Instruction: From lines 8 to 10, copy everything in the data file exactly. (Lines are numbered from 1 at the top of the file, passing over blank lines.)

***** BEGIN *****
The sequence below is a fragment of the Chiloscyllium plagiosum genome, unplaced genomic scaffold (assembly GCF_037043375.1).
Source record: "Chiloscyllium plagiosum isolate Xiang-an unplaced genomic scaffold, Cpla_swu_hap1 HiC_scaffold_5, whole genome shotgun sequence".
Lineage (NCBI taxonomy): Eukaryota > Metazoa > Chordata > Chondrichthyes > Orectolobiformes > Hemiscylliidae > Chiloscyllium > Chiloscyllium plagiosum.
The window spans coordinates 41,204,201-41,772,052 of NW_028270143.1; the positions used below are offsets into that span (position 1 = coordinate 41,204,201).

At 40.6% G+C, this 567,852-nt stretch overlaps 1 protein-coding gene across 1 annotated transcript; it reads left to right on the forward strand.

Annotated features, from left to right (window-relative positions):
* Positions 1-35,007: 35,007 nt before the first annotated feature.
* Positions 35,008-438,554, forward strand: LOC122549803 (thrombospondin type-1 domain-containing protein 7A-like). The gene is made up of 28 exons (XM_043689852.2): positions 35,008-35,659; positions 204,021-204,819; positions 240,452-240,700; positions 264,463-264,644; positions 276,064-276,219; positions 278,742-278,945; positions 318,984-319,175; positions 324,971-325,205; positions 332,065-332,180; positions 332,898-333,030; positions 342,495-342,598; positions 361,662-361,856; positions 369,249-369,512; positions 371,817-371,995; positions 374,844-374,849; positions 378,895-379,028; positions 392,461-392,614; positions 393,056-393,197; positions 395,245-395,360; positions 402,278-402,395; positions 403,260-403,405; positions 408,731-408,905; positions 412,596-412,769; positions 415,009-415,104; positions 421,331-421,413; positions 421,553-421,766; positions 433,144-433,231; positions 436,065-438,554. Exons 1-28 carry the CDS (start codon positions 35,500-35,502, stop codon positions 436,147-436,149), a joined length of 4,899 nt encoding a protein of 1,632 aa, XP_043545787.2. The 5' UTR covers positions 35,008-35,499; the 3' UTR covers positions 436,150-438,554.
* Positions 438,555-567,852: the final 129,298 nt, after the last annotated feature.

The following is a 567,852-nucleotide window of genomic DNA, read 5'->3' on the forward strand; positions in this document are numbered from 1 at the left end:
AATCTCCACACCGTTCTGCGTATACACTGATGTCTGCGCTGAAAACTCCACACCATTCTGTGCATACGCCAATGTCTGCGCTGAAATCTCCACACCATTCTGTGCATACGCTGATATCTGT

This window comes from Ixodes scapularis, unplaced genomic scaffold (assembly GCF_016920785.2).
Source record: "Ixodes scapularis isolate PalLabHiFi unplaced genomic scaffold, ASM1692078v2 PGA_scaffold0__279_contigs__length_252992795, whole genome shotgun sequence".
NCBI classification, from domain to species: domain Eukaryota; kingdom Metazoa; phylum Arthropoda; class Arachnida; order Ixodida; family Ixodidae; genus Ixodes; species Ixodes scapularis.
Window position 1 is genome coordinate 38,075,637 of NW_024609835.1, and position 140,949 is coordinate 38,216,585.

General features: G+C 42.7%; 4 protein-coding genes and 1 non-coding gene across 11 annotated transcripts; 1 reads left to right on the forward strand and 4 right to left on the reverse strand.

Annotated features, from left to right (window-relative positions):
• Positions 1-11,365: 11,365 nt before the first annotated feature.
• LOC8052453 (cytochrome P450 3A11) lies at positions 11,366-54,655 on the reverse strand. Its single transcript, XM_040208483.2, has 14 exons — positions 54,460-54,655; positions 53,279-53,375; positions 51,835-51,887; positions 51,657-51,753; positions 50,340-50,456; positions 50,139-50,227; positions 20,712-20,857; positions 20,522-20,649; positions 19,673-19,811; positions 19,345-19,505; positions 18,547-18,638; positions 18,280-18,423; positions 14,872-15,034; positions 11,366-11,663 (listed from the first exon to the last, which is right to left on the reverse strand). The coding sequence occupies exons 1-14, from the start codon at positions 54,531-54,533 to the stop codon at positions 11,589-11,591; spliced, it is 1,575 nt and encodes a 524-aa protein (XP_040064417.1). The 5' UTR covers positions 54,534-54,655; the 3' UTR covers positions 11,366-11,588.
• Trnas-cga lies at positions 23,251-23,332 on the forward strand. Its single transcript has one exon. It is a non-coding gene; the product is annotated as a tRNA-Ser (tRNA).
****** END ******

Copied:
* Positions 35,008-438,554, forward strand: LOC122549803 (thrombospondin type-1 domain-containing protein 7A-like). The gene is made up of 28 exons (XM_043689852.2): positions 35,008-35,659; positions 204,021-204,819; positions 240,452-240,700; positions 264,463-264,644; positions 276,064-276,219; positions 278,742-278,945; positions 318,984-319,175; positions 324,971-325,205; positions 332,065-332,180; positions 332,898-333,030; positions 342,495-342,598; positions 361,662-361,856; positions 369,249-369,512; positions 371,817-371,995; positions 374,844-374,849; positions 378,895-379,028; positions 392,461-392,614; positions 393,056-393,197; positions 395,245-395,360; positions 402,278-402,395; positions 403,260-403,405; positions 408,731-408,905; positions 412,596-412,769; positions 415,009-415,104; positions 421,331-421,413; positions 421,553-421,766; positions 433,144-433,231; positions 436,065-438,554. Exons 1-28 carry the CDS (start codon positions 35,500-35,502, stop codon positions 436,147-436,149), a joined length of 4,899 nt encoding a protein of 1,632 aa, XP_043545787.2. The 5' UTR covers positions 35,008-35,499; the 3' UTR covers positions 436,150-438,554.
* Positions 438,555-567,852: the final 129,298 nt, after the last annotated feature.

The following is a 567,852-nucleotide window of genomic DNA, read 5'->3' on the forward strand; positions in this document are numbered from 1 at the left end: